A protocol to develop Shared Socio-economic Pathways for European agriculture
Mitter, Hermine; Techen, Anja-K.; Sinabell, Franz; Helming, Katharina; Kok, Kasper; Priess, Jörg A.; Schmid, Erwin; Bodirsky, Benjamin L.; Holman, Ian; Lehtonen, Heikki; Leip, Adrian; Le Mouel, Chantal; Mathijs, Erik; Mehdi, Bano; Michetti, Melania; Mittenzwei, Klaus; Mora, Olivier; Øygarden, Lillian; Reidsma, Pytrik; Schaldach, Rudiger; Schönhart, Martin
Journal article, Peer reviewed
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OriginalversjonJournal of Environmental Management. 2019, 252 . 10.1016/j.jenvman.2019.109701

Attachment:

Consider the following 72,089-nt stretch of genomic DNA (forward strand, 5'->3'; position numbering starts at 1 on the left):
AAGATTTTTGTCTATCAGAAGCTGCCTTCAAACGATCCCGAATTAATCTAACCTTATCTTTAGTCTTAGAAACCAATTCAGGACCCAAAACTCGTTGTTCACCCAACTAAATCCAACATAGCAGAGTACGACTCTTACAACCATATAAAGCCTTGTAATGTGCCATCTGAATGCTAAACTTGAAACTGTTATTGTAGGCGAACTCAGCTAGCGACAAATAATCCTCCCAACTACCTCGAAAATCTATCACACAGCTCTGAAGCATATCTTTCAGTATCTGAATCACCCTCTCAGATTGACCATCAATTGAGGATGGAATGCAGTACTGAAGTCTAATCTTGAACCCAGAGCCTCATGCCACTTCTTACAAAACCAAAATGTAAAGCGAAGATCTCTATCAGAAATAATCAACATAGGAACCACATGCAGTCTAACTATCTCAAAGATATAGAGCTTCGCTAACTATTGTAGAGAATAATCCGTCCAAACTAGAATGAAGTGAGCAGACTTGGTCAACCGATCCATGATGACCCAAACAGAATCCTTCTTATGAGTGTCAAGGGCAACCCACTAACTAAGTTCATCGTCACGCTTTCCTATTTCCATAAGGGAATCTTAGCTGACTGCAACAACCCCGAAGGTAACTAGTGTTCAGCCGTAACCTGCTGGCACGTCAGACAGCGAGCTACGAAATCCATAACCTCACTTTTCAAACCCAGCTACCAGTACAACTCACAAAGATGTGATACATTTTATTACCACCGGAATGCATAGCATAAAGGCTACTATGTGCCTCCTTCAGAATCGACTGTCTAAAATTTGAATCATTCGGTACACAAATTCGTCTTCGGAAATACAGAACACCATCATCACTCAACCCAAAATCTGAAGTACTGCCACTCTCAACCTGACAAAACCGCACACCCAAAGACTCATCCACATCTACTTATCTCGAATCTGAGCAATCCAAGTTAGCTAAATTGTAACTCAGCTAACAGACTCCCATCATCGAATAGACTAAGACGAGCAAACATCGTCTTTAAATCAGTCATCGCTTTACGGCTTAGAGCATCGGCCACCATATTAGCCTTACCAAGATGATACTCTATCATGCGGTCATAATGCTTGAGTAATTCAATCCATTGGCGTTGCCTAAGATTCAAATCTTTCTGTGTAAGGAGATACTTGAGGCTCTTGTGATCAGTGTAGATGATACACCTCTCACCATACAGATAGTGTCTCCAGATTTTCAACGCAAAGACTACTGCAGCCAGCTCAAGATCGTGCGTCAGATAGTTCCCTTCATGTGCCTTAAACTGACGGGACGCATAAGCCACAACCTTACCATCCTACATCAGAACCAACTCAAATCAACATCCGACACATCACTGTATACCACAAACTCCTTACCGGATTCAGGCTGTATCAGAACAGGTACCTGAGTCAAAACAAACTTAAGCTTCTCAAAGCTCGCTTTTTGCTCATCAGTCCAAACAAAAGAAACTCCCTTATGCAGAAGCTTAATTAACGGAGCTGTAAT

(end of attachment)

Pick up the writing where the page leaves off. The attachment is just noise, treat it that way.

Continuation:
Moving towards a more sustainable future requires concerted actions, particularly in the context of global climate change. Integrated assessments of agricultural systems (IAAS) are considered valuable tools to provide sound information for policy and decision-making. IAAS use storylines to define socio-economic and environmental framework assumptions. While a set of qualitative global storylines, known as the Shared Socio-economic Pathways (SSPs), is available to inform integrated assessments at large scales, their spatial resolution and scope is insufficient for regional studies in agriculture. We present a protocol to operationalize the development of Shared Socio-economic Pathways for European agriculture – Eur-Agri-SSPs – to support IAAS. The proposed design of the storyline development process is based on six quality criteria: plausibility, vertical and horizontal consistency, salience, legitimacy, richness and creativity. Trade-offs between these criteria may occur. The process is science-driven and iterative to enhance plausibility and horizontal consistency. A nested approach is suggested to link storylines across scales while maintaining vertical consistency. Plausibility, legitimacy, salience, richness and creativity shall be stimulated in a participatory and interdisciplinary storyline development process. The quality criteria and process design requirements are combined in the protocol to increase conceptual and methodological transparency. The protocol specifies nine working steps. For each step, suitable methods are proposed and the intended level and format of stakeholder engagement are discussed. A key methodological challenge is to link global SSPs with regional perspectives provided by the stakeholders, while maintaining vertical consistency and stakeholder buy-in. We conclude that the protocol facilitates systematic development and evaluation of storylines, which can be transferred to other regions, sectors and scales and supports inter-comparisons of IAAS.